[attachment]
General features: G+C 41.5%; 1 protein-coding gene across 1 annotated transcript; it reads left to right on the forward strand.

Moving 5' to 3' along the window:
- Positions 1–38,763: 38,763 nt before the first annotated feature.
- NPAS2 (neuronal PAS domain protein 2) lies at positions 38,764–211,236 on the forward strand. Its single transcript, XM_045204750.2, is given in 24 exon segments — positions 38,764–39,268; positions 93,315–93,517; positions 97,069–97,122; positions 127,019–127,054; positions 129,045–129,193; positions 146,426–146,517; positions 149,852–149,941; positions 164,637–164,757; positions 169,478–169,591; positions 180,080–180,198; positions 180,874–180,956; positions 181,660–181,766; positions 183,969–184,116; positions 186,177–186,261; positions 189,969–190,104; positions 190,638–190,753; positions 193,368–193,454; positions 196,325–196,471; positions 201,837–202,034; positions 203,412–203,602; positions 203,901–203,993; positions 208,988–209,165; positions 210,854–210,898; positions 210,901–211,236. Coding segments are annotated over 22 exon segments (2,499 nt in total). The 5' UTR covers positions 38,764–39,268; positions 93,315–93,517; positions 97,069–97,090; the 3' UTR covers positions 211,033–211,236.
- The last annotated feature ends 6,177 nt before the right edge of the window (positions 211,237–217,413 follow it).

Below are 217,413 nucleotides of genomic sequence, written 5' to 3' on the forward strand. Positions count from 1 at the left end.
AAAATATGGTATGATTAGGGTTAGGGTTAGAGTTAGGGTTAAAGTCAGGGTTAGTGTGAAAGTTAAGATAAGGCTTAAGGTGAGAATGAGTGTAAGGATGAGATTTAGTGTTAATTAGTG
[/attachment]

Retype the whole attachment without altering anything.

General features: G+C 41.5%; 1 protein-coding gene across 1 annotated transcript; it reads left to right on the forward strand.

Moving 5' to 3' along the window:
- Positions 1–38,763: 38,763 nt before the first annotated feature.
- NPAS2 (neuronal PAS domain protein 2) lies at positions 38,764–211,236 on the forward strand. Its single transcript, XM_045204750.2, is given in 24 exon segments — positions 38,764–39,268; positions 93,315–93,517; positions 97,069–97,122; positions 127,019–127,054; positions 129,045–129,193; positions 146,426–146,517; positions 149,852–149,941; positions 164,637–164,757; positions 169,478–169,591; positions 180,080–180,198; positions 180,874–180,956; positions 181,660–181,766; positions 183,969–184,116; positions 186,177–186,261; positions 189,969–190,104; positions 190,638–190,753; positions 193,368–193,454; positions 196,325–196,471; positions 201,837–202,034; positions 203,412–203,602; positions 203,901–203,993; positions 208,988–209,165; positions 210,854–210,898; positions 210,901–211,236. Coding segments are annotated over 22 exon segments (2,499 nt in total). The 5' UTR covers positions 38,764–39,268; positions 93,315–93,517; positions 97,069–97,090; the 3' UTR covers positions 211,033–211,236.
- The last annotated feature ends 6,177 nt before the right edge of the window (positions 211,237–217,413 follow it).

Below are 217,413 nucleotides of genomic sequence, written 5' to 3' on the forward strand. Positions count from 1 at the left end.
AAAATATGGTATGATTAGGGTTAGGGTTAGAGTTAGGGTTAAAGTCAGGGTTAGTGTGAAAGTTAAGATAAGGCTTAAGGTGAGAATGAGTGTAAGGATGAGATTTAGTGTTAATTAGTG